Tag Archives: local food

FonDOs and DON’Ts: Why I’m Not a Vegetarian

Yesterday, thanks to a series of modern science miracles (dayquil, sudafed) paired with home cure-alls (a 48 hour long relationship with my neti pot) and the best remedy of them all (SLEEPSLEEPSLEEP), I emerged from the depths of plague just in time to make a fondue Valentine’s Day Dinner for my girlfriend.

 

Fondue incorporates everything I love about food and community- it brings diners together to create a meal which is representative of individuals, while encouraging fellowship. Seriously, I could probably write a dissertation on ‘how and why fondue can create a food revolution’, but I’ll try to contain myself. Anyway, my obsession with fondue started a few years ago: ever since then, I’ve amassed a collection of fondue pots (so far I own seven) which are on display around my apartment. This also means that I’m constantly looking for excuses to use them.

(For those of you who are rolling your eyes at the thought of a fondue pot collection, I encourage you to take a look at your shoe/dvd/perfume collection and keep the judging to a minimum.)

Anyway, making a three course fondue dinner at home, while it does take a bit of prep work, is really easy. The process is made even easier when you haven’t spent your weekend dealing with a nose full of mucus, but that’s neither here nor there.

When planning a dinner of this magnitude (even if it’s only for two people), I find it’s helpful to make a detailed shopping list- this is a preventative measure so that you don’t end up wandering around a grocery store for longer than necessary. Ok, maybe I did that anyway- but that has more to do with the fact that I was sick, partially delirious, and the fact that I’m not immune to the well-orchestrated insanity of Whole Foods on Valentine’s Day Eve.

Already owning a fondue pot (or seven) makes planning a spur of the moment Valentine’s Dinner pretty easy- therefore, I would recommend investing in a fondue pot of your very own. Since I bought most of my pots at yard sales, my entire collection probably has an exact monetary value of less than $40. However, a couple of my pots are individually worth more than $40. For those who are not willing to scour yard sales, I would recommend purchasing a pot with a reliable non-stick cooking surface and easy to use heating system- if you’re going to purchase more than one pot, feel free to get exciting with your heat sources (butane fuel, tea light candles). However, if you’ve never done fondue outside of the occasional Melting Pot Dinner, I would recommend getting an easy to use plug-in fondue pot. There a couple of models which would make great starter pots- Rival FD350S and Cuisnart CFO-3SS, for starters.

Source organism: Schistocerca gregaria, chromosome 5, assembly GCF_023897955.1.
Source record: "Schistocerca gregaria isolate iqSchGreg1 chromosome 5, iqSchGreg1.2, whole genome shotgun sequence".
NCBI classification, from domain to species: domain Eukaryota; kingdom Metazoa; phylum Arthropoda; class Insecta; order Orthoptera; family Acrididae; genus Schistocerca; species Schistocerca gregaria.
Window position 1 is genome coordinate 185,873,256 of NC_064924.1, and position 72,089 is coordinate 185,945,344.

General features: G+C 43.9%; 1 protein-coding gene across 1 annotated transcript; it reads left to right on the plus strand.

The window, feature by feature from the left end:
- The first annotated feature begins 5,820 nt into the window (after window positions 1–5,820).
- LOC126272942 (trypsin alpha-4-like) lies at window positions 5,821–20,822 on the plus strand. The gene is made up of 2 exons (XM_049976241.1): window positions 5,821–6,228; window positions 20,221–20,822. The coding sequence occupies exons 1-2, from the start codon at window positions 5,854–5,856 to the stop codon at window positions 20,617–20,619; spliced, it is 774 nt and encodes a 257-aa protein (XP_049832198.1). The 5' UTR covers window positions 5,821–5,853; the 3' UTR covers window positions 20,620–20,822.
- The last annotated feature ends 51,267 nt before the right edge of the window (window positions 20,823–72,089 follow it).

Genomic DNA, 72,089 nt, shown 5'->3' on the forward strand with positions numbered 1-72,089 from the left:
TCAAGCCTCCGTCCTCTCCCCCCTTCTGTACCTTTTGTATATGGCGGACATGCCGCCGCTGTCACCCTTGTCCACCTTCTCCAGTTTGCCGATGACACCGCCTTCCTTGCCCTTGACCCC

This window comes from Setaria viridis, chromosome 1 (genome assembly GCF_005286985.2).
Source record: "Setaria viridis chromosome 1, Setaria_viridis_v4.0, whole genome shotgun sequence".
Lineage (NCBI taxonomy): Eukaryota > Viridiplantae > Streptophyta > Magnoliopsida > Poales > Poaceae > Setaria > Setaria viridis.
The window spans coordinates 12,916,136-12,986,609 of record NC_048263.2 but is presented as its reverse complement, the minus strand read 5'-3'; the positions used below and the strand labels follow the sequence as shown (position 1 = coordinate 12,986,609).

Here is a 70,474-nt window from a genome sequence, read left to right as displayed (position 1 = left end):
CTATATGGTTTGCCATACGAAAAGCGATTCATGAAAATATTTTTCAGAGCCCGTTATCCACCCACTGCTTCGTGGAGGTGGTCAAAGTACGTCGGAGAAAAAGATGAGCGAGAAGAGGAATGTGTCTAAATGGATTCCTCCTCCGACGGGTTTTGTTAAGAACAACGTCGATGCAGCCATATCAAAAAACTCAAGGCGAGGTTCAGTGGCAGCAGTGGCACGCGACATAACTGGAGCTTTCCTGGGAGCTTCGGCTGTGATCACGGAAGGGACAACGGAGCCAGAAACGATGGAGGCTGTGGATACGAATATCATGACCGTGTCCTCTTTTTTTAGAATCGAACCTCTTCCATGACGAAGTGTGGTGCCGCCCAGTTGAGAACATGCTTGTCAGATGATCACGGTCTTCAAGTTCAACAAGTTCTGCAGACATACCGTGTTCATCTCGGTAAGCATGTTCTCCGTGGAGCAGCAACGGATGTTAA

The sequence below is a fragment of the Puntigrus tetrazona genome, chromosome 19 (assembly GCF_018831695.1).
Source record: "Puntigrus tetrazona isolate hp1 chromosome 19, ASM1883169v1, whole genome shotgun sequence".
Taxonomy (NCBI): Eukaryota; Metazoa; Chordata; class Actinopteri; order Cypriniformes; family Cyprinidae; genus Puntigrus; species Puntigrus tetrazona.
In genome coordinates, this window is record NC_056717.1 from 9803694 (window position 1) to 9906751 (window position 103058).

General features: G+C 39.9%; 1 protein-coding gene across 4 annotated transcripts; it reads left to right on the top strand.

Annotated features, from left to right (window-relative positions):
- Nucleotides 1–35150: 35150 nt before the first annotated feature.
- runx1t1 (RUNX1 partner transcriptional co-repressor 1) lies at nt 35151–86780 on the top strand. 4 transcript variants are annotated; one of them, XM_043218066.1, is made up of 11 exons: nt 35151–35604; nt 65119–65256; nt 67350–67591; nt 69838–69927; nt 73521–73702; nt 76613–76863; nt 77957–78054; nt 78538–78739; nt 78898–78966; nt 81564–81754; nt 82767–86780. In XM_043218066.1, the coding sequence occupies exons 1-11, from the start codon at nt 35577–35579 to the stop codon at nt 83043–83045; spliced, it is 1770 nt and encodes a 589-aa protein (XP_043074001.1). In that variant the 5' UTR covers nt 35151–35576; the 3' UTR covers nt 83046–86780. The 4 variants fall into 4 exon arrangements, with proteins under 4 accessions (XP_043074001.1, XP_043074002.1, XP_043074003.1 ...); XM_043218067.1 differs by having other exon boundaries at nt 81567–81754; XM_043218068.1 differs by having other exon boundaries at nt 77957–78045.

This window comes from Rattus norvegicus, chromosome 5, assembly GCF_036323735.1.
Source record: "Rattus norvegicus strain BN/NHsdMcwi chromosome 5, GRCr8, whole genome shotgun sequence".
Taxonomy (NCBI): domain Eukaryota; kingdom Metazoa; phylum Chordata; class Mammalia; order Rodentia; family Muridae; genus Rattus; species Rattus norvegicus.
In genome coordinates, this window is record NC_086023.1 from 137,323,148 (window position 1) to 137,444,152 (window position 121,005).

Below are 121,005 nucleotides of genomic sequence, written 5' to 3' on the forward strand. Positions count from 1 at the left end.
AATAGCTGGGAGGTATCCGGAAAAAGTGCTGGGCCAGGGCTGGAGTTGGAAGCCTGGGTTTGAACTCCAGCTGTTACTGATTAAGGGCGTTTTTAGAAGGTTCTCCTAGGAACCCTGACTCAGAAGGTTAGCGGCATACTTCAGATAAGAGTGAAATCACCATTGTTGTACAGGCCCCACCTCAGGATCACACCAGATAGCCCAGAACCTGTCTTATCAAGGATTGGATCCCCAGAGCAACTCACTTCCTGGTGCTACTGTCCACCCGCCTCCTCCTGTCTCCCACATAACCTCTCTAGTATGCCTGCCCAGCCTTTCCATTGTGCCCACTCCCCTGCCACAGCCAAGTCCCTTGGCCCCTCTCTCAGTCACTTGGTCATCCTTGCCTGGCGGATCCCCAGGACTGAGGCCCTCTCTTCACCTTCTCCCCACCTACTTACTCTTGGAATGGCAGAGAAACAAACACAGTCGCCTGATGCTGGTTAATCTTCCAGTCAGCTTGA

Anyway, I made a classic Swiss cheese fondue and Fondue Bourguignonne, a traditional meat fondue. Here’s my first confession- I was too cheap and lazy to make a swiss cheese fondue from scratch, so I bought a pre-packaged Swiss fondue.

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I was very pleased with this purchase- it made my life SO MUCH EASIER, and cost less than it would have cost to individually buy the necessary cheeses. I bought this box of cheese for $6.99 at World Market and it was worth every penny. To dip in the cheese, I chopped up a couple of granny smith apples and half a loaf of 3-grain whole wheat sourdough from Whole Foods.

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I think it’s best to use a really hearty bread for cheese fondue- it’s less easy to drown your bread in the cheese, and it helps decrease the odds of cheese overdose (something I’ve never experienced, but am absolutely sure can happen. To someone who is less cheese obsessed).

Fondue Bourguignonne is really easy to make, as it’s just 2 cups of oil (I used canola) heated to 350 degrees. You dip the meat in the oil, cook until your desired ‘done-ness’ and voila- meat, it’s what’s for dinner. However, Fondue Bourguignonne is NOT healthy, and VERY dangerous. In fact, it’s probably a good idea to have a fire extinguisher nearby. I mean, if you’re not using an open flame then it’s probably ok, but sputtering oil does not feel good when it comes in contact with bare, tender skin. Basically, use caution when preparing this dish.